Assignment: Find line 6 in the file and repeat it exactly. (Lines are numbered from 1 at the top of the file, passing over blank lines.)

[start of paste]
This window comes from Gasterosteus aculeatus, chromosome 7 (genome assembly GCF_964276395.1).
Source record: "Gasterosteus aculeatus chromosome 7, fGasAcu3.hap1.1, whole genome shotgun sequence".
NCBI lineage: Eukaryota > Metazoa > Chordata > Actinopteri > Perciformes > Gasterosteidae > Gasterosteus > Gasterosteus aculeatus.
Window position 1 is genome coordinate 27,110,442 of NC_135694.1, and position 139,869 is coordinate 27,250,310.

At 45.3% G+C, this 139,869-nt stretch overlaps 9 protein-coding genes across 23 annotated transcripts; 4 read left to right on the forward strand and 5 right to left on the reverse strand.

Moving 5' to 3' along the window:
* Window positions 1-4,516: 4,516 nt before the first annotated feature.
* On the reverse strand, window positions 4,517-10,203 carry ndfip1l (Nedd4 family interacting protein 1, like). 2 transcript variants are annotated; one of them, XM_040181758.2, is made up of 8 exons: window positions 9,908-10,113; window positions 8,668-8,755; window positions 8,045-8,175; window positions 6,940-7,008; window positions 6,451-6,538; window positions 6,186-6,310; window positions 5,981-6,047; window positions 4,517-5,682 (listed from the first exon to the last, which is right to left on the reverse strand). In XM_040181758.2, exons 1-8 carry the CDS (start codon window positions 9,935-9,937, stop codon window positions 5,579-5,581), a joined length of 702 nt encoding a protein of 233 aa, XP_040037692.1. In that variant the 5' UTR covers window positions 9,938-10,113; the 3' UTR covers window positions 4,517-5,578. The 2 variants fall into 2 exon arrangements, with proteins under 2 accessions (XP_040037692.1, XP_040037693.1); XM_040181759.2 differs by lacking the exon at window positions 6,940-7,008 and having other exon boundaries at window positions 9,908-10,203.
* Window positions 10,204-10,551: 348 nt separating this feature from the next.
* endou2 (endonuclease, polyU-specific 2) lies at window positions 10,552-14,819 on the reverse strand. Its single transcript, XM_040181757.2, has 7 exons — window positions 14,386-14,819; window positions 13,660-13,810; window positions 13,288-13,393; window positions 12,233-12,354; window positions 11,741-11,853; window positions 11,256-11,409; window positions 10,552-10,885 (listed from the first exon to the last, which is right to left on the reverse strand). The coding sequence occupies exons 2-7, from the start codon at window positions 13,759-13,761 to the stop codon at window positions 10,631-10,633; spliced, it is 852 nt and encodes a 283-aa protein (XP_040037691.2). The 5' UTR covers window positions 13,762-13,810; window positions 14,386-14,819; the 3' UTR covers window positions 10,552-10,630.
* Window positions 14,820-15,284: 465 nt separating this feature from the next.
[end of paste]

Moving 5' to 3' along the window: